At such a sight I wanted to turn back and return to the Oratory. As a matter of fact, I did start back, but my guide ignored my attempt. After trudging through a steep, never-ending ravine, we again came to the foot of the precipice facing the first portal. Suddenly the guide turned to me. Upset and startled, he motioned to me to step aside. “Look!” he said.

I looked up in terror and saw in the distance someone racing down the path at an uncontrollable speed. I kept my eyes on him, trying to identify him, and as he got closer, I recognized him as one of my boys. His disheveled hair was partly standing upright on his head and partly tossed back by the wind. His arms were outstretched as though he were thrashing the water in an attempt to stay afloat. He wanted to stop, but could not. Tripping on the protruding stones, he kept falling even faster. “Let’s help him, let’s stop him,” I shouted, holding out my hands in a vain effort to restrain him.

“Leave him alone,” the guide replied.


“Don’t you know how terrible God’s vengeance is? Do you think you can restrain one who is fleeing from His just wrath?”

Meanwhile the youth had turned his fiery gaze backward in an attempt to see if God’s wrath were still pursuing him. The next moment he fell tumbling to the bottom of the ravine and crashed against the bronze portal as though he could find no better refuge in his flight.

“Why was he looking backward in terror?” I asked.

“Because God’s wrath will pierce Hell’s gates to reach and torment him even in the midst of fire!”

As the boy crashed into the portal, it sprang open with a roar, and instantly a thousand inner portals opened with a deafening clamor as if struck by a body that had been propelled by an invisible, most violent, irresistible gale. As these bronze doors — one behind the other, though at a considerable distance from each other — remained momentarily open, I saw far into the distance something like furnace jaws sprouting fiery balls the moment the youth hurtled into it. As swiftly as they had opened, the portals then clanged shut again. For a third time I tried to jot down the name of that unfortunate lad, but the guide again restrained me. “Wait,” he ordered.


Three other boys of ours, screaming in terror and with arms outstretched, were rolling down one behind the other like massive rocks, I recognized them as they too crashed against the portal. In that split second, it sprang open and so did the other thousand. The three lads were sucked into that endless corridor amid a long-drawn, fading, infernal echo, and then the portals clanged shut again. At intervals, many other lads came tumbling down after them. I saw one unlucky boy being pushed down the slope by an evil companion. Others fell singly or with others, arm in arm or side by side. Each of them bore the name of his sin on his forehead. I kept calling to them as they hurtled down, but they did not hear me. Again the portals would open thunderously and slam shut with a rumble. Then, dead silence!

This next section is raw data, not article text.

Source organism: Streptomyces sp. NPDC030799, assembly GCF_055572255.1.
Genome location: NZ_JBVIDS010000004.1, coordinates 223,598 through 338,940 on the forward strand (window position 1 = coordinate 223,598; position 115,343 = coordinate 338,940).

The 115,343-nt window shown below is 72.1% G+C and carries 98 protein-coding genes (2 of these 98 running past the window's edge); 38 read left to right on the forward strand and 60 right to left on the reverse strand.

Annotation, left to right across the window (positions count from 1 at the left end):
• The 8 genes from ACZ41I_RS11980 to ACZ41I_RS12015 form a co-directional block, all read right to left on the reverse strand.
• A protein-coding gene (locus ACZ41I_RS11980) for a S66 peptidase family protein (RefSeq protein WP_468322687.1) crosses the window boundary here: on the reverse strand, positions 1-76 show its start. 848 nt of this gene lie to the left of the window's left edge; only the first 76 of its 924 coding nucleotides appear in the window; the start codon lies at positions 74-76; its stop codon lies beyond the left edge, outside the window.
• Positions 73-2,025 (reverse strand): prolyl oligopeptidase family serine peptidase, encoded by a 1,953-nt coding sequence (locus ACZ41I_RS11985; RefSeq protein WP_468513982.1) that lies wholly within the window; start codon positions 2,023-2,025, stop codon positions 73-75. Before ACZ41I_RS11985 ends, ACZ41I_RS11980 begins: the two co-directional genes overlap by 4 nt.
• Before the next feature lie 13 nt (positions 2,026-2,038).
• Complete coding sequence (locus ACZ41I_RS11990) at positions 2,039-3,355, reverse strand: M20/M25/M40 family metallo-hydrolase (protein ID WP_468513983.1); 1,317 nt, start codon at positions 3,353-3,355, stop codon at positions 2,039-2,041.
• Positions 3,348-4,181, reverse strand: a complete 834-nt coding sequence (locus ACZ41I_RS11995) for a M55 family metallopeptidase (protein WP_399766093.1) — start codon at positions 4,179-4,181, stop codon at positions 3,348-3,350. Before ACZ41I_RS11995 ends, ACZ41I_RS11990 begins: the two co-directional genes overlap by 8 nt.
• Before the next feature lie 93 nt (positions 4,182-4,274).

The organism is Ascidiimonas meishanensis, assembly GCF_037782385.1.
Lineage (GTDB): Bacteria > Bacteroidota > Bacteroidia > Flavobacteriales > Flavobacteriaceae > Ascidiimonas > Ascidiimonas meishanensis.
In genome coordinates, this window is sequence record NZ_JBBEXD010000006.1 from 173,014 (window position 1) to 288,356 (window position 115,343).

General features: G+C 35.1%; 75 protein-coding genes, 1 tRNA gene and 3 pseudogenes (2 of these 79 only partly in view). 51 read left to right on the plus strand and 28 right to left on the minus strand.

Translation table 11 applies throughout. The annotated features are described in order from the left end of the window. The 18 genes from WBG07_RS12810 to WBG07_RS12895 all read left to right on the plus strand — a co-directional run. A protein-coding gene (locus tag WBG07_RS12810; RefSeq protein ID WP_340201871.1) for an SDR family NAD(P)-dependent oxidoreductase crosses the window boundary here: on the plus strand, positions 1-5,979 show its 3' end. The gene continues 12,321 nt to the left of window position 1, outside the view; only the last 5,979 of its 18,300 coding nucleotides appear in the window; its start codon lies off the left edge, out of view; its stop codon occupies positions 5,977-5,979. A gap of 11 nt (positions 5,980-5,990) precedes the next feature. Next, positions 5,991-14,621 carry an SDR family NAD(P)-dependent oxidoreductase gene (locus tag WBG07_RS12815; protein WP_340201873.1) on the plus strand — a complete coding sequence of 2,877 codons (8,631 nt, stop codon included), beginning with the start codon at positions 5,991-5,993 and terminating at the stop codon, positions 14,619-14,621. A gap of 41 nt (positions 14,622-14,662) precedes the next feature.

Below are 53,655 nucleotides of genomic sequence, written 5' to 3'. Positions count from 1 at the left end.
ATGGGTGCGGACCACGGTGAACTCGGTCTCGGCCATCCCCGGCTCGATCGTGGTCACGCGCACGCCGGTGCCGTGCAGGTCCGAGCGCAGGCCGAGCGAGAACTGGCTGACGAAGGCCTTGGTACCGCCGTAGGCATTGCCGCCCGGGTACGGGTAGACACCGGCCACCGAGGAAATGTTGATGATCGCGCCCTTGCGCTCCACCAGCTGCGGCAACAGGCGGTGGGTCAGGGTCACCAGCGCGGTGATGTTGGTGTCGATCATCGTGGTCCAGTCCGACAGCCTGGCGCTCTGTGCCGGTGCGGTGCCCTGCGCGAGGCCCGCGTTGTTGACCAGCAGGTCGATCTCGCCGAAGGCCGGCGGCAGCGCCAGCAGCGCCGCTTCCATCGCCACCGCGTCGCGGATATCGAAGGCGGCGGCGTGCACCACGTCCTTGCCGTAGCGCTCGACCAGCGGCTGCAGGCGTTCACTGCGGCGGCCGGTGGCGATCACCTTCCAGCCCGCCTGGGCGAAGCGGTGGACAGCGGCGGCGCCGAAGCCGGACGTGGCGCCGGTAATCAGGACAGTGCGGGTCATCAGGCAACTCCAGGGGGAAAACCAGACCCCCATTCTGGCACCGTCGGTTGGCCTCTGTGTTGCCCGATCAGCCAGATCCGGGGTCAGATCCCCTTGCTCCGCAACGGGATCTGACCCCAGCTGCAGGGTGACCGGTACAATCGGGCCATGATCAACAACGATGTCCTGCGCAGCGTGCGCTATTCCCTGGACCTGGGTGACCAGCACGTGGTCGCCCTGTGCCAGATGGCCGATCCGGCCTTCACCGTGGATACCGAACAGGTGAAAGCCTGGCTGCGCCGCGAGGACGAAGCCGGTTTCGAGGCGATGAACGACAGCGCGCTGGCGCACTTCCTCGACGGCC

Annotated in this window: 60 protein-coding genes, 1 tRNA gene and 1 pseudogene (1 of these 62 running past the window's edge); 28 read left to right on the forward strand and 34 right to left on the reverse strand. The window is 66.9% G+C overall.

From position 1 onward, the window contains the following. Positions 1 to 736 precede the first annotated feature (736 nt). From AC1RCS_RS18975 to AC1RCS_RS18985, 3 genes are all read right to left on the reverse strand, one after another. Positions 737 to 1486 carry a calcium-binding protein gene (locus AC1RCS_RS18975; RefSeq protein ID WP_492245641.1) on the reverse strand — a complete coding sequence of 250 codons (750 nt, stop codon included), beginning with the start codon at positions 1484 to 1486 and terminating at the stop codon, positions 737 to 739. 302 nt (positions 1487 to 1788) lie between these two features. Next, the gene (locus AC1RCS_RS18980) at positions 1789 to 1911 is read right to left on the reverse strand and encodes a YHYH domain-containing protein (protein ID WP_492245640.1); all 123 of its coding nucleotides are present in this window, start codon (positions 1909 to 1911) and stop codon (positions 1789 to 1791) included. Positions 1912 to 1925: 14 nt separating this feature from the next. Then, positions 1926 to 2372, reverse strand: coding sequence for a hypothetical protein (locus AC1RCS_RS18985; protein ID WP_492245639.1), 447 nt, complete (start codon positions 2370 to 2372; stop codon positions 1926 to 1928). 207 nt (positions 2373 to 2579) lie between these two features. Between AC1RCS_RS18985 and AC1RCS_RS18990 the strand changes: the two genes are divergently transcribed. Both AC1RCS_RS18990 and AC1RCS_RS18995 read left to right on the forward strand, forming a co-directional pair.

“Bad companions, bad books, and bad habits,” my guide exclaimed, “are mainly responsible for so many eternally lost.”

The traps I had seen earlier were indeed dragging the boys to ruin. Seeing so many going to perdition, I cried out disconsolately, “If so many of our boys end up this way, we are working in vain. How can we prevent such tragedies?”

“This is their present state,” my guide replied, “and that is where they would go if they were to die now.”

“Then let me jot down their names so that I may warn them and put them back on the path to Heaven.”

“Do you really believe that some of them would reform if you were to warn them? Then and there your warning might impress them, but soon they will forget it, saying, ‘It was just a dream,’ and they will do worse than before. Others, realizing they have been unmasked, receive the sacraments, but this will be neither spontaneous nor meritorious; others will go to confession because of a momentary fear of Hell but will still be attached to sin.”